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Jan. 4th, 2011 @ 04:31 am Review: Lyonesse 2: The Green Pearl, by Jack Vance
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Like 'Suldrun's Garden' ‘The Green Pearl’ was a rather slow starter that bogged down in too much politics at the beginning. Only this time the politics were unrelieved by the somewhat more interesting aspect of Suldrun’s plight. Had this been the first book I doubt I’d have kept reading long enough for things to change. (Which would have been a DREADFUL shame!!) As I mentioned even Shimrod, whom I love passionately and dearly, frustrated me to no end with his insistence on throwing his wonderful wit and intellect away for the sake of (essentially) an amoral, perverse little glorified magical sex doll created by a bitter witch in revenge against all of the male gender. That he KNEW the ‘woman’ Melancthe was sent to befuddle him and keep him from his duties by his enemy made it worse. I only did not lose all respect for him because she exercises some sort of glamour over him and his inherent optimism and romantic nature led him to believe he could somehow ‘save’ her while also playing out his erotic fantasies.

Anyway… After the political wrangling inherent in securing his rule over South Ulfland and war against the invading Ska, King Aillas manages to capture a highborn Ska lady named Tatzel. Aillas had become infatuated with Lady Tatzel when he was captured by the Ska and forced to work as their slave during his adventures in the previous book. He decides to teach her a little lesson about slavery by calling her a slave and forcing her to travel with him. Of course Aillas is too inherently noble to do much more than make her cook dinner for them while he sets up camp and make an idle threat or two. He even saved her honor when she thought that two outlaws made for better travelling companions than himself. Aillas may be a good king but he was a poor slave driver! I don’t know exactly what he expected of their association or really what it accomplished. She was willing enough to sleep with him by the end of their travels but in the end he chooses against it and hands Lady Tatzel back to her father utterly untouched. Perhaps that fact helped him with the Ska? It didn’t really seem like that, though. It may simply be that he needed to put aside his infatuation with her. Much as Shimrod needed to put aside his infatuation with Melancthe. The only way for then to get over it was to go through with it.

Aillas secures his military victories and returns home in very high spirits. Only to find that Glyneth, who had been living at Aillas’ palace as his ward, had disappeared.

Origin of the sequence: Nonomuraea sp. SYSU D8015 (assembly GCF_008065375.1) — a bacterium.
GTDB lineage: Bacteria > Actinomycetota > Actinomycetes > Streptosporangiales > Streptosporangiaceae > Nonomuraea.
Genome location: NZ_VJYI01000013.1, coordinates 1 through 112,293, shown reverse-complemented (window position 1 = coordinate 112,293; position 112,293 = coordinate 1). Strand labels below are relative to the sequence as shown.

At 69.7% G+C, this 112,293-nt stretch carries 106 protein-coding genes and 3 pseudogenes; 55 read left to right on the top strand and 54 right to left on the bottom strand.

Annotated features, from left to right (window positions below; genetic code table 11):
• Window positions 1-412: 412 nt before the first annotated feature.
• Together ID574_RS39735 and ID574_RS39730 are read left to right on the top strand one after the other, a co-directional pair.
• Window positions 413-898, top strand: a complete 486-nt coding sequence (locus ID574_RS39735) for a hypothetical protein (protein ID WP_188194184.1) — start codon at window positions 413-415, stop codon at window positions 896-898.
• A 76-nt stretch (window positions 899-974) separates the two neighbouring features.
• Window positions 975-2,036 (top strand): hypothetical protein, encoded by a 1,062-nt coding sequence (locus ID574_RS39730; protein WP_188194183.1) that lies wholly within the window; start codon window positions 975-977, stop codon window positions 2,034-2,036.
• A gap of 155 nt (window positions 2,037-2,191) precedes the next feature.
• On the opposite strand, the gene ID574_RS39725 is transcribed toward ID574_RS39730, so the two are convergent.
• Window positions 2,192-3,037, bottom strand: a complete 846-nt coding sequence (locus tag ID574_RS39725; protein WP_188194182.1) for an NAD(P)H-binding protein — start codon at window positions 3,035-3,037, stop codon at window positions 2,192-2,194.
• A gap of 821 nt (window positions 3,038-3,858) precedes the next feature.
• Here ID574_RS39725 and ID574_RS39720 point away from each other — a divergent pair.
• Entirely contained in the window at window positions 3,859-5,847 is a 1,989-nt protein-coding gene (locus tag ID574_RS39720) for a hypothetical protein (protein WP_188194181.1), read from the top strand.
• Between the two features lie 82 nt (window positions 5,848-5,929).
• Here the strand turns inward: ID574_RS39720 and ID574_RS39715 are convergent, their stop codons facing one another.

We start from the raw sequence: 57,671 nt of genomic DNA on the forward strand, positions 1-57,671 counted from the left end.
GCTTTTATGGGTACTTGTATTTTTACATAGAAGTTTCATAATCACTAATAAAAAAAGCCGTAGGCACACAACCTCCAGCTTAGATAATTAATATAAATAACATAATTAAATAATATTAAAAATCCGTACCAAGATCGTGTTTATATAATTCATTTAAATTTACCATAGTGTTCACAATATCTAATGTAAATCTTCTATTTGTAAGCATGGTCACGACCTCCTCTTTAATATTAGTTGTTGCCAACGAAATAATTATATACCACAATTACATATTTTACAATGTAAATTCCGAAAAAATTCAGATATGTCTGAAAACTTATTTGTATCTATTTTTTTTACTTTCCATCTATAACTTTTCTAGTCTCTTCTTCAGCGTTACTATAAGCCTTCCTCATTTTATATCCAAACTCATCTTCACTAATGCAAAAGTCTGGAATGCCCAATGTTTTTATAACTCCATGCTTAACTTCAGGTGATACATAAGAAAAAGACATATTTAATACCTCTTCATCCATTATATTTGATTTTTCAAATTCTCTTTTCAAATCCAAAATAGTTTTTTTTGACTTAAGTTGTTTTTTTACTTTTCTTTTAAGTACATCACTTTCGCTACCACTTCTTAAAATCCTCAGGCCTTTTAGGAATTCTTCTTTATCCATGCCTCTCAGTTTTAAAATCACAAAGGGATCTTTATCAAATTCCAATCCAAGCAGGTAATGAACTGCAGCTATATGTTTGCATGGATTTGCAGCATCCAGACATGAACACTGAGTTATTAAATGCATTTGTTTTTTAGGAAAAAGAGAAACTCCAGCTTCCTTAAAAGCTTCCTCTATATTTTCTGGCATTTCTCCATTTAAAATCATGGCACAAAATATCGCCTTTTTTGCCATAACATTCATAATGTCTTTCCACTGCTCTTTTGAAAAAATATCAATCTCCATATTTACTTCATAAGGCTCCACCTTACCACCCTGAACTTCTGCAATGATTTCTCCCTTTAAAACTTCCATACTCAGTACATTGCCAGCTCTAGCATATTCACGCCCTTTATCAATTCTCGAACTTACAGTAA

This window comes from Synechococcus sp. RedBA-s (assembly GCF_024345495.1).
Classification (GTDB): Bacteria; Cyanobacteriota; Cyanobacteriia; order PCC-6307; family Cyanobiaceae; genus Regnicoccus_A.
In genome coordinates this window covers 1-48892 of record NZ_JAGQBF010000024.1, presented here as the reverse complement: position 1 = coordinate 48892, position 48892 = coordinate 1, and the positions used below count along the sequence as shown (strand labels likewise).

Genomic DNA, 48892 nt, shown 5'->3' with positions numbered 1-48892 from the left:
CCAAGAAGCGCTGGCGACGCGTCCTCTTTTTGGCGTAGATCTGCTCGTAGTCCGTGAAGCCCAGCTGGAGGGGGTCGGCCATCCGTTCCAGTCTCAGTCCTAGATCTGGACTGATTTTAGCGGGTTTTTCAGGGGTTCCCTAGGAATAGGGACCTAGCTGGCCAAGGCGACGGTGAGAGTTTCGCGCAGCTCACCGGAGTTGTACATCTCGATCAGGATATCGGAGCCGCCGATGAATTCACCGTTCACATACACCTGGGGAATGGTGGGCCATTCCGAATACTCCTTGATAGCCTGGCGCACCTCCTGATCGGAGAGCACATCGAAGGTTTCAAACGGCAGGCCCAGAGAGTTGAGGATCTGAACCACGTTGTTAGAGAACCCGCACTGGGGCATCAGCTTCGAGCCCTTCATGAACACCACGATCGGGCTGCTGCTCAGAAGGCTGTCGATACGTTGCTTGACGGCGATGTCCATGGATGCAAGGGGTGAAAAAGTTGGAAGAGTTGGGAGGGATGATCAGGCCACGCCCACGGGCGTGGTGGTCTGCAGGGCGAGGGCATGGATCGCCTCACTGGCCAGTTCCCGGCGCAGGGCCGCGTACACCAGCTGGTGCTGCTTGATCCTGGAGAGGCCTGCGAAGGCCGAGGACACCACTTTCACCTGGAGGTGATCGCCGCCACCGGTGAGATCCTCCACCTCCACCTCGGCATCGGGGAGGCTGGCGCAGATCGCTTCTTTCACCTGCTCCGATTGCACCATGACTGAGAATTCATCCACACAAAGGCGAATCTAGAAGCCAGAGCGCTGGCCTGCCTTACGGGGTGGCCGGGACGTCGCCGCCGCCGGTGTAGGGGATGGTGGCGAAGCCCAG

Shimrod first heard of Glyneth’s disappearance from Melancthe. She was sent again by the evil wizard Tamurello to incite Shimrod and make him do something (else) stupid. Shimrod learns that the perverted Visbhume, a low-level mage with a penchant for performing vile acts upon young women in particular, has taken Glyneth into an alternate world known as Tanjecterly. He contacts his master Murgen before running off to Tanjecterly and the three- Shimrod, Aillas and Dhrun go to Swer Smod where Murgen lives. Murgen works on a plan to retrieve Glyneth without any of the three trapping themselves in Tanjecterly. Murgen creates a being made out of the stuff of a beast-man of Tanjecterly and a pirate from a far moon of Arcturus named ‘Kul the Killer.’ Inside this body must go the blood and spirit of someone who loves Glyneth. All three of them- Shimrod, Dhrun and Aillas- love her in their own way. Murgen decides it is Aillas who has the qualities necessary for survival in the strange and hostile world of Tanjecterly, as well as the necessary quality of love for Glyneth. The deed is done and the creature is sent into Tanjecterly.

Glyneth follows a strange butterfly into a hut wherein the gateway to Tanjecterly opens up and swallows her. She finds herself in a world with two suns and a black moon with blue grass, trees in every color of the rainbow and very strange beings… and of course the horrid Visbhume, who shows her what she can expect by first molesting a flower and then a bird. She manages to escape Visbhume by stabbing him in the face with his stiletto. She gets a goodly distance but is caught by a group of goblin eels when back comes Visbhume. Things could have gone badly for Glyneth then if it were not for Murgen’s creation Kul, who comes along to rescue her.

After that Glyneth and Kul capture and threaten Visbhume and force him to tell them how to leave Tanjecterly. They have to travel a long way and have many harrowing adventures through a dangerous and fantastical landscape. The ending is very satisfying.

I didn’t even get in to the story of the Green Pearl itself. It is the condensed evil essence of Faude Carfilhiot and brings a wide assortment of people to grief. It eventually ends up buried in the forest with the remains of one of its victims it causes very strange and malevolent seeming flowers to grow. The flowers attract Carfilhiot’s ‘sister’ Melancthe. The pearl manages to wreak as much havoc for the bad guys as it did for the innocent bystanders before the end.

It was sluggish at the beginning but once Glyneth went to Tanjecterly I could hardly stop reading. It was unusual, intense, exciting, compelling and awesome in every way.

Overall rating: ****1/2 Stars.

More reviews tomorrow!
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